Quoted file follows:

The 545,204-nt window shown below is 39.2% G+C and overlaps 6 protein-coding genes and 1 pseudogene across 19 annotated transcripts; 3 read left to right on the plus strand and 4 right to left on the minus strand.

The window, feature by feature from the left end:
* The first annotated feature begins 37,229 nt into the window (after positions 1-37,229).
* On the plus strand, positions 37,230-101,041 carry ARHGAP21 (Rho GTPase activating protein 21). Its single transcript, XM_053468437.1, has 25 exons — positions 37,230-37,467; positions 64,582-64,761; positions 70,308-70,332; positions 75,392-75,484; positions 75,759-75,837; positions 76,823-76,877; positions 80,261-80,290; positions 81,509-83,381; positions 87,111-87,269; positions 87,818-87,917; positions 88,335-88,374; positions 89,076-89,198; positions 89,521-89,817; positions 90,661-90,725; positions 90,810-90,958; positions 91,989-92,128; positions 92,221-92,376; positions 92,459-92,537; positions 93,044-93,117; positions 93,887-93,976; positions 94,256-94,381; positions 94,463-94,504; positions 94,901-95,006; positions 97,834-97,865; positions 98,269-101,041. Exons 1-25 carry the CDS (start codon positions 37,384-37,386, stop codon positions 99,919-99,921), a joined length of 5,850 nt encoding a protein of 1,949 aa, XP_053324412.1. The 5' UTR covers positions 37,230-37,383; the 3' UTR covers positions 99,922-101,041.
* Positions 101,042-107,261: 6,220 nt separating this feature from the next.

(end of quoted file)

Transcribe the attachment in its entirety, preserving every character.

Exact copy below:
The 545,204-nt window shown below is 39.2% G+C and overlaps 6 protein-coding genes and 1 pseudogene across 19 annotated transcripts; 3 read left to right on the plus strand and 4 right to left on the minus strand.

The window, feature by feature from the left end:
* The first annotated feature begins 37,229 nt into the window (after positions 1-37,229).
* On the plus strand, positions 37,230-101,041 carry ARHGAP21 (Rho GTPase activating protein 21). Its single transcript, XM_053468437.1, has 25 exons — positions 37,230-37,467; positions 64,582-64,761; positions 70,308-70,332; positions 75,392-75,484; positions 75,759-75,837; positions 76,823-76,877; positions 80,261-80,290; positions 81,509-83,381; positions 87,111-87,269; positions 87,818-87,917; positions 88,335-88,374; positions 89,076-89,198; positions 89,521-89,817; positions 90,661-90,725; positions 90,810-90,958; positions 91,989-92,128; positions 92,221-92,376; positions 92,459-92,537; positions 93,044-93,117; positions 93,887-93,976; positions 94,256-94,381; positions 94,463-94,504; positions 94,901-95,006; positions 97,834-97,865; positions 98,269-101,041. Exons 1-25 carry the CDS (start codon positions 37,384-37,386, stop codon positions 99,919-99,921), a joined length of 5,850 nt encoding a protein of 1,949 aa, XP_053324412.1. The 5' UTR covers positions 37,230-37,383; the 3' UTR covers positions 99,922-101,041.
* Positions 101,042-107,261: 6,220 nt separating this feature from the next.